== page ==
Are We There Yet? The Redefinition of the Book as We Know It

» Posted by on Feb 22, 2013 in Spring 2013 | 0 comments

Are We There Yet? The Transformation and Redefinition of the Book as We Know It 

One of the most important technological changes to take place in human history was the invention and adoption of movable type printing presses. Since then, the production of books has changed substantially and today many books are never printed but transferred digitally. The e-book is increasing in popularity and many of Amazon’s and other major retailers sell books sometimes solely as e-books. This paper, will explore the current transition to e-books and what comes next after e-books.  How is an e-book different from a regular book apart from being access through a different medium? How information is currently shared in published format and how will it be shared as we move into the future? This paper will analyze the different licensing options that are currently available, and ways in which e-books are transforming learning.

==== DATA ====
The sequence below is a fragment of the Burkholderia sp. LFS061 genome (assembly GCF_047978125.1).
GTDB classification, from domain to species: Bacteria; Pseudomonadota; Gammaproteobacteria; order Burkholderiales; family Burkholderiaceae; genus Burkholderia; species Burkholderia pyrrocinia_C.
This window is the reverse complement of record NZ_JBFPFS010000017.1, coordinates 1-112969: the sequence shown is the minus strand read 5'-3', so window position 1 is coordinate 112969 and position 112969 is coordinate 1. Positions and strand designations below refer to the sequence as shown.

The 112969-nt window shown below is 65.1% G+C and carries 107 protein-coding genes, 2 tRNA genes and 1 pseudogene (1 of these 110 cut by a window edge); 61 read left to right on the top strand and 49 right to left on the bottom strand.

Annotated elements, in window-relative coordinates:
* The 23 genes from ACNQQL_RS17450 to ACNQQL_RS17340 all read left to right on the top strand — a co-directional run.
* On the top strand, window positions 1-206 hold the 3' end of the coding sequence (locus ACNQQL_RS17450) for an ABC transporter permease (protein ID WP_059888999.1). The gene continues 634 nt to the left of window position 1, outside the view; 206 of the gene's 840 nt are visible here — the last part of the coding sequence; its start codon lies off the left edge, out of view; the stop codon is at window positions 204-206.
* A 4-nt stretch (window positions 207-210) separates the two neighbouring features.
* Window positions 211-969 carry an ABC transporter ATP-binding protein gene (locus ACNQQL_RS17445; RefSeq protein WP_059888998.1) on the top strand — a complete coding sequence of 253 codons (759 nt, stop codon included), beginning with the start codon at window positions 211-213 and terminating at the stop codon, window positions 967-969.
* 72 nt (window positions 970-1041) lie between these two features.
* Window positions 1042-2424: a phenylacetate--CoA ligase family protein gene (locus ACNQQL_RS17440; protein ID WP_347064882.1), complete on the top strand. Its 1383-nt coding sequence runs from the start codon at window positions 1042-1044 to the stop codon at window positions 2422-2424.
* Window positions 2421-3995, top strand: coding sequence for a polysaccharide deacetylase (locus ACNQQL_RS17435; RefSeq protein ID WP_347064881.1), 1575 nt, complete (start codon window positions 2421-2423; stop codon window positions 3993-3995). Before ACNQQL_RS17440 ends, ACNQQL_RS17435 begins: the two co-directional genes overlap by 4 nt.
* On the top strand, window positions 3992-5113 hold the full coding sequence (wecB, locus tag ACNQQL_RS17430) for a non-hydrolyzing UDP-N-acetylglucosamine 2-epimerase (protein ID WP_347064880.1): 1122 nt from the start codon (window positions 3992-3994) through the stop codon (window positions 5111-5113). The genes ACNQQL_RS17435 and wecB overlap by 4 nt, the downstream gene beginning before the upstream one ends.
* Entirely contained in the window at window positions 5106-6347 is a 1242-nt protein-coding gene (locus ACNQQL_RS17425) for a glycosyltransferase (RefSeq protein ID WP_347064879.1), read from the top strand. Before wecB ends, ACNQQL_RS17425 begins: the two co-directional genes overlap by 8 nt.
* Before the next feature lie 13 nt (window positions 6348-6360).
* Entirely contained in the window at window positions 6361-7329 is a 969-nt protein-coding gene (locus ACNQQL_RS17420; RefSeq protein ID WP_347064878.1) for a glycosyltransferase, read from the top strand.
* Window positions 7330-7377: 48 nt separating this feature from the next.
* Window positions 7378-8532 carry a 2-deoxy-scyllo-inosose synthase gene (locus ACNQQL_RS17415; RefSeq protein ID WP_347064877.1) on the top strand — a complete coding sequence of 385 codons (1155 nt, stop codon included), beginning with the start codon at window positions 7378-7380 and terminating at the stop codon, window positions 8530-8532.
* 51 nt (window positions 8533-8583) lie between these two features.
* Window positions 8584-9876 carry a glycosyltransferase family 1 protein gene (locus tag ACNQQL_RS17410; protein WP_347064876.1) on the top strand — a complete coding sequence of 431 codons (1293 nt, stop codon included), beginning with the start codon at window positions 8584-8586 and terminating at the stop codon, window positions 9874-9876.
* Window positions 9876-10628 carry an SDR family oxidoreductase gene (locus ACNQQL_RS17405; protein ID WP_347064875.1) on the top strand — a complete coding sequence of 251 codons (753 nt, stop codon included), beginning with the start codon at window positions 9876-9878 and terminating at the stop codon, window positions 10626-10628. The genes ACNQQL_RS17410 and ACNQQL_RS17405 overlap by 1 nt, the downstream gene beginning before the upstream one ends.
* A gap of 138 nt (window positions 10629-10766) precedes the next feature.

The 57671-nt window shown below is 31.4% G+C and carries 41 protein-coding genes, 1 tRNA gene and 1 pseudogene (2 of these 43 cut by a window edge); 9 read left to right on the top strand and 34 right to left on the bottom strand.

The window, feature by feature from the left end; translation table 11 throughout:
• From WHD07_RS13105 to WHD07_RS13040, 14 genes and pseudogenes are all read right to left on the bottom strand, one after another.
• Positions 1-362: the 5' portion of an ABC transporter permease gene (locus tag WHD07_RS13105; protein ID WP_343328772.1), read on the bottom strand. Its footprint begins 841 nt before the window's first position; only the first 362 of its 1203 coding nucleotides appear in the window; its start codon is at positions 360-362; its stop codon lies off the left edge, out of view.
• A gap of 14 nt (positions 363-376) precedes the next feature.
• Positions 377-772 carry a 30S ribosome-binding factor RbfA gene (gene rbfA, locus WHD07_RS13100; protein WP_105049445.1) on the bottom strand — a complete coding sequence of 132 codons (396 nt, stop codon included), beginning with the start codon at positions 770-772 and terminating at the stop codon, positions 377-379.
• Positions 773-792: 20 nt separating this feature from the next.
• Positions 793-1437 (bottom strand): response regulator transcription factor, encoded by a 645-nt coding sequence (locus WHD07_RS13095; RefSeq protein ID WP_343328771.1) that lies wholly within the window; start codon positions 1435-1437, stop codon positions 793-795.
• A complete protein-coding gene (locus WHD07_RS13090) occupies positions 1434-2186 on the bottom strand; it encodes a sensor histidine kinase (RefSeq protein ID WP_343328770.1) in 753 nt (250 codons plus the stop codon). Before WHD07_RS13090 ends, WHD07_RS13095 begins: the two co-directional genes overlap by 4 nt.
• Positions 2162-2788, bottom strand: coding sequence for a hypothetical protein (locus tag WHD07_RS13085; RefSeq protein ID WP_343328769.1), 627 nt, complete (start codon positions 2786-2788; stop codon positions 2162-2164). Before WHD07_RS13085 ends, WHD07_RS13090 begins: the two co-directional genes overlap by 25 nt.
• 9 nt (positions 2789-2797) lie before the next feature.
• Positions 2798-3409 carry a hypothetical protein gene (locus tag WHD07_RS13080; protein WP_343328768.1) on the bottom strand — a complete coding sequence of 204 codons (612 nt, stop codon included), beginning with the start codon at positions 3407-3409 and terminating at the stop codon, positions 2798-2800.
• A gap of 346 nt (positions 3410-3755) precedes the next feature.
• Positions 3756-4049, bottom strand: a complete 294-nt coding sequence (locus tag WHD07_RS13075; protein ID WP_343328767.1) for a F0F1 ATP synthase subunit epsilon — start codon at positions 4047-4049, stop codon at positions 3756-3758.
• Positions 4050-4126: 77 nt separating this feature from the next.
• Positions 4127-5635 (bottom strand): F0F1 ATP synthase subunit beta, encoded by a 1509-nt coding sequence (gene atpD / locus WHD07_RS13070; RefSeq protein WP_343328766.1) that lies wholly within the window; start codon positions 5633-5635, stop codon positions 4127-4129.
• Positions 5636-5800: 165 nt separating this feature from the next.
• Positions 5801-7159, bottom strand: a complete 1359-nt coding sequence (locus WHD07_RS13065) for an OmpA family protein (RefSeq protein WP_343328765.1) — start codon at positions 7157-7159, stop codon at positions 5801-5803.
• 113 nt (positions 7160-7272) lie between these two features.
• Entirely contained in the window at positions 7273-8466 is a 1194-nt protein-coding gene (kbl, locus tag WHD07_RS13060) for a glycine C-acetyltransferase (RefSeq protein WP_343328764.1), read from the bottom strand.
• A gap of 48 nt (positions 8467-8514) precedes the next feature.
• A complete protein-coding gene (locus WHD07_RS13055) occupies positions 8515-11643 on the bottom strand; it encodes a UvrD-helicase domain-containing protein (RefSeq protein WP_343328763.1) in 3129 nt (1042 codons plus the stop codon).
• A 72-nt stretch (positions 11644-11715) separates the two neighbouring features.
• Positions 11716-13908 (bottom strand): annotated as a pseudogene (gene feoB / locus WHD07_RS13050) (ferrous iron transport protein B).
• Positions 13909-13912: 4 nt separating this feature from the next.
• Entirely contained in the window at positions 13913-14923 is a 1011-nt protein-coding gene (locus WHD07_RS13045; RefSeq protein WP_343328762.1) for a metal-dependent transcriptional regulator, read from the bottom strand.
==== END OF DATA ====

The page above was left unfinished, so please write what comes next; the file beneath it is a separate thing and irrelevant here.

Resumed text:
Some of the topics that will be highlighted will be, the development of wikibooks, and booksprints, along with other different ways of producing books and how these are different from the traditional forms of production. The growth of information and our capacity to manage this growth in information production will also be emphasized. This paper will invite the reader to wonder about the meaning of a book in the 21st century, and how these changes are impacting our access, consumption and retention of information. Formatting changes will also be discussed. As we move into a future with Google Glasses and other mediums for the consumption of media, how are these changes impacting the development and distribution of books? Do images, videos, and interactive infographics enhance books? What is beyond Touchpress and the Gutenberg Project? How is the University of Minnesota tacking this modern challenge? How will the library look in the future (5, 10, and 15 years from now).